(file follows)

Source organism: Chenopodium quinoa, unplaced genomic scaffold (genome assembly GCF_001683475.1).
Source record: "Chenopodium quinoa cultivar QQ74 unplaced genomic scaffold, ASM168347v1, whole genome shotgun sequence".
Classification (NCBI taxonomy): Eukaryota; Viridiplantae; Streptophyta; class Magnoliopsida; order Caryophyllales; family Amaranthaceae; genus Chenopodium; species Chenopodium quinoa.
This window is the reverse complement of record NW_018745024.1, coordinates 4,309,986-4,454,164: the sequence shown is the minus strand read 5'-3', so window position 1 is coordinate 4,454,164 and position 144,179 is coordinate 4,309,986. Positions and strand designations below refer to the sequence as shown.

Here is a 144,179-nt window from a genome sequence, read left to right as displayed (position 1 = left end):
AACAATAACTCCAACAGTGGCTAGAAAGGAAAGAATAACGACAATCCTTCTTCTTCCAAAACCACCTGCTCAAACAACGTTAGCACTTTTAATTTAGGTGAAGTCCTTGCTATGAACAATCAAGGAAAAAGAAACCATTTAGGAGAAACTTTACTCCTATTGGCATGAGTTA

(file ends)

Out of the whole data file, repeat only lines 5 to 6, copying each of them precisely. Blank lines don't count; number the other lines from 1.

Here is a 144,179-nt window from a genome sequence, read left to right as displayed (position 1 = left end):
AACAATAACTCCAACAGTGGCTAGAAAGGAAAGAATAACGACAATCCTTCTTCTTCCAAAACCACCTGCTCAAACAACGTTAGCACTTTTAATTTAGGTGAAGTCCTTGCTATGAACAATCAAGGAAAAAGAAACCATTTAGGAGAAACTTTACTCCTATTGGCATGAGTTA